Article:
The nimble nine expedition participants ranged in ages 14 to 18 years old. Among them were an intellectually disabled young person, those who possessed global development delays or were on the autism spectrum.
Eight of the participants are members of the school’s special Olympic team. Thus, unit leader Anneathera Saunders-Neely and Bain, her volunteer assistant, believed they were up to the challenge of hiking a distance covering roughly 15 miles. The route they plotted cut no corners.
Sensory issues showed itself quickly. One participant’s extreme sensitivity to sand in his shoes forced frequent stops. Another who came in uncomfortable tennis required group assistance pulling out alternate footwear, so as not to disrupt a carefully packed bag. Dyslexia and learning disabilities showed itself in the mapwork. Getting lost was a very real possibility.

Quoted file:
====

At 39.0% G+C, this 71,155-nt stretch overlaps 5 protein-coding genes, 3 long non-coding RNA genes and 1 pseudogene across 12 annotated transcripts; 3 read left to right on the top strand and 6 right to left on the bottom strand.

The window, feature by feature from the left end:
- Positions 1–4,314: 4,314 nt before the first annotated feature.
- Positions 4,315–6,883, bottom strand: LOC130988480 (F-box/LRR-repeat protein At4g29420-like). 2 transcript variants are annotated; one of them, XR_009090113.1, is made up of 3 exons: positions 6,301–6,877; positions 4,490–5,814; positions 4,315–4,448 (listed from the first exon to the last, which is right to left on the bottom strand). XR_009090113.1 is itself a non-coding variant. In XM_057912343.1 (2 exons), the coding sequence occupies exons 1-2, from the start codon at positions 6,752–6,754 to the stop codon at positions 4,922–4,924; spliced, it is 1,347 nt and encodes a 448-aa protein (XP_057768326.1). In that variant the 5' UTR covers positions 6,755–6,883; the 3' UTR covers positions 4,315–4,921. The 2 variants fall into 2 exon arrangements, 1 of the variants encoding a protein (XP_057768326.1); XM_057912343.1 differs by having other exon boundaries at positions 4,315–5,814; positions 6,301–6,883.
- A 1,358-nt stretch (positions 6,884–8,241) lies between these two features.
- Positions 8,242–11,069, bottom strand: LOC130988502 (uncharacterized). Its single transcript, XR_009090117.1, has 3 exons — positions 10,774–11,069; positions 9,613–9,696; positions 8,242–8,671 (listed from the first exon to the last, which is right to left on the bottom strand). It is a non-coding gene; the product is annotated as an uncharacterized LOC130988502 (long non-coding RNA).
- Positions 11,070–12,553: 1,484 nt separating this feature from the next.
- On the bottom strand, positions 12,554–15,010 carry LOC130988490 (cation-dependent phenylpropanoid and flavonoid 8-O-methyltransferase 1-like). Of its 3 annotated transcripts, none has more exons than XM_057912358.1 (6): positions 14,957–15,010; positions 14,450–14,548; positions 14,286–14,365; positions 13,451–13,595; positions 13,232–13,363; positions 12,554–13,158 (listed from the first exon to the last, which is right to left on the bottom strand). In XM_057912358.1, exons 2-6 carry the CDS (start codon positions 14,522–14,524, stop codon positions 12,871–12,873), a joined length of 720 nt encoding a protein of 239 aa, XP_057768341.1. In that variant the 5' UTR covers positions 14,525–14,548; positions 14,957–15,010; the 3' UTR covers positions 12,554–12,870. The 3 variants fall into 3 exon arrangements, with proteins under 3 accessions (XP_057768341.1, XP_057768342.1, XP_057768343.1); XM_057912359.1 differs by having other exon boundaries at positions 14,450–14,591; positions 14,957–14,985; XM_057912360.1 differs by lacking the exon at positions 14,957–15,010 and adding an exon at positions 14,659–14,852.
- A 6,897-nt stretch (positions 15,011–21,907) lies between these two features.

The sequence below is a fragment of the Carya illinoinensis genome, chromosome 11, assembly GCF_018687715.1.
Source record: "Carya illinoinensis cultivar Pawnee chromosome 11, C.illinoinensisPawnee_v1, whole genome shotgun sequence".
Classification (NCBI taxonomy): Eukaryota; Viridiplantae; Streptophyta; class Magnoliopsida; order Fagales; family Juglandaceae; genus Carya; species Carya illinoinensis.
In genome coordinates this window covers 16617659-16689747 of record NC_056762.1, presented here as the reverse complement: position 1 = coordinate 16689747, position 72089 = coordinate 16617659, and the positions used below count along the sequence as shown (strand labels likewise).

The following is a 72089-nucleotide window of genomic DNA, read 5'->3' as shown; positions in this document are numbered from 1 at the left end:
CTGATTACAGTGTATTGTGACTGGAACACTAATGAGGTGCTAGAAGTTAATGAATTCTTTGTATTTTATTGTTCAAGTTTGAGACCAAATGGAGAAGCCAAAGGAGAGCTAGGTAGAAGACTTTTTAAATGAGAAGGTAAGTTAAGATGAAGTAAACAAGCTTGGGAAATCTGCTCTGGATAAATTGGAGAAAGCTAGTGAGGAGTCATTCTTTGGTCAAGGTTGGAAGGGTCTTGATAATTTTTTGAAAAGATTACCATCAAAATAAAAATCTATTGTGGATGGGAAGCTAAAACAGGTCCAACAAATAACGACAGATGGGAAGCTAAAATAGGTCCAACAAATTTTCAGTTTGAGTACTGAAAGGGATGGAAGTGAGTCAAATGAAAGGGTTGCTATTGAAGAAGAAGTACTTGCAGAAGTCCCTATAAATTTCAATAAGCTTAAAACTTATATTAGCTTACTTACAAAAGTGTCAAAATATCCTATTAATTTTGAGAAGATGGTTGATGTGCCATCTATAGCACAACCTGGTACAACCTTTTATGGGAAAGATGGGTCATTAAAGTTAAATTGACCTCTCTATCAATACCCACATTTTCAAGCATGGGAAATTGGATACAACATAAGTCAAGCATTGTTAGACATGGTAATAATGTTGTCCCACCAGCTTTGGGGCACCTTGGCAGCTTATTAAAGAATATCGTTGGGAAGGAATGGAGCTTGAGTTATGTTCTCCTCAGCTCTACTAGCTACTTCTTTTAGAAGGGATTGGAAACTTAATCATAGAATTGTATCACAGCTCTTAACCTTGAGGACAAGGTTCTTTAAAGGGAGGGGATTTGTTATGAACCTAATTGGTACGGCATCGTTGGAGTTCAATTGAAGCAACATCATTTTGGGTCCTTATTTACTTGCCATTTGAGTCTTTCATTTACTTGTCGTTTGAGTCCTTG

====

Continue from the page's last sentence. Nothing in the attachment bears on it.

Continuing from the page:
“I was very shocked when we had to stay back and let them figure it out for themselves. With special needs kids, we’re accustomed to providing a lot of step-by-step instructions. Not doing that was weird for me,” Bain recalled.
“When they first started, they kept looking back as if to say, ‘Why aren’t you coming with us?’ When they arrived at the first stop, we were so proud of them. They handled it on their own. They weren’t stressed out. They had such a good time.”
For some participants, the adventure marked several firsts – the first time sleeping out, cooking, eating food with an unfamiliar and perhaps unpleasant texture and more importantly, the first time experiencing such extreme disruption to their normal way of life.